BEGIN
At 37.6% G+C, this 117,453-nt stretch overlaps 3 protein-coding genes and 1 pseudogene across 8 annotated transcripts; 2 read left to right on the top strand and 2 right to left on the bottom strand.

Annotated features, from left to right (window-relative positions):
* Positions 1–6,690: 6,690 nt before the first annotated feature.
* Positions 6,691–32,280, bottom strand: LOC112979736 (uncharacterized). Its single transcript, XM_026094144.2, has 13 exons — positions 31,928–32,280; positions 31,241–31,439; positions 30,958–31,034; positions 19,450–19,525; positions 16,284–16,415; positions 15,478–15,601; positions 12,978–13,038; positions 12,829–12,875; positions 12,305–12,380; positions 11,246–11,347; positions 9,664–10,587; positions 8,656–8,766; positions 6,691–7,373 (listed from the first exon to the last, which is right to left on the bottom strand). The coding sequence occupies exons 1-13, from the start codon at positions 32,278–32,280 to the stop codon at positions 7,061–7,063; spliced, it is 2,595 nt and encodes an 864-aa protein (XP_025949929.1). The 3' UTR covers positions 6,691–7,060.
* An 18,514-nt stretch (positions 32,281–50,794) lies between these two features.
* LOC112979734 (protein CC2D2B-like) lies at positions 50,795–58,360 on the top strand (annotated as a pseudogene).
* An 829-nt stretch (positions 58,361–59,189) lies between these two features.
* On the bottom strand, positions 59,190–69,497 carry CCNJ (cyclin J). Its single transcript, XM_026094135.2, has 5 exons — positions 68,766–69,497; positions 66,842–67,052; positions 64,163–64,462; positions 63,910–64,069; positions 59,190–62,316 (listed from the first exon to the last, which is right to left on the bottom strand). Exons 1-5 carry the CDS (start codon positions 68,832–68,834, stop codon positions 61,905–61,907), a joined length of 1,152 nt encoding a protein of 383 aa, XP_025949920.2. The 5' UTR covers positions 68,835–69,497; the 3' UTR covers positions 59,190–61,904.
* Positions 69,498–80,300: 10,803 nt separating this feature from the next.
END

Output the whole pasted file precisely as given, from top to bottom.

At 37.6% G+C, this 117,453-nt stretch overlaps 3 protein-coding genes and 1 pseudogene across 8 annotated transcripts; 2 read left to right on the top strand and 2 right to left on the bottom strand.

Annotated features, from left to right (window-relative positions):
* Positions 1–6,690: 6,690 nt before the first annotated feature.
* Positions 6,691–32,280, bottom strand: LOC112979736 (uncharacterized). Its single transcript, XM_026094144.2, has 13 exons — positions 31,928–32,280; positions 31,241–31,439; positions 30,958–31,034; positions 19,450–19,525; positions 16,284–16,415; positions 15,478–15,601; positions 12,978–13,038; positions 12,829–12,875; positions 12,305–12,380; positions 11,246–11,347; positions 9,664–10,587; positions 8,656–8,766; positions 6,691–7,373 (listed from the first exon to the last, which is right to left on the bottom strand). The coding sequence occupies exons 1-13, from the start codon at positions 32,278–32,280 to the stop codon at positions 7,061–7,063; spliced, it is 2,595 nt and encodes an 864-aa protein (XP_025949929.1). The 3' UTR covers positions 6,691–7,060.
* An 18,514-nt stretch (positions 32,281–50,794) lies between these two features.
* LOC112979734 (protein CC2D2B-like) lies at positions 50,795–58,360 on the top strand (annotated as a pseudogene).
* An 829-nt stretch (positions 58,361–59,189) lies between these two features.
* On the bottom strand, positions 59,190–69,497 carry CCNJ (cyclin J). Its single transcript, XM_026094135.2, has 5 exons — positions 68,766–69,497; positions 66,842–67,052; positions 64,163–64,462; positions 63,910–64,069; positions 59,190–62,316 (listed from the first exon to the last, which is right to left on the bottom strand). Exons 1-5 carry the CDS (start codon positions 68,832–68,834, stop codon positions 61,905–61,907), a joined length of 1,152 nt encoding a protein of 383 aa, XP_025949920.2. The 5' UTR covers positions 68,835–69,497; the 3' UTR covers positions 59,190–61,904.
* Positions 69,498–80,300: 10,803 nt separating this feature from the next.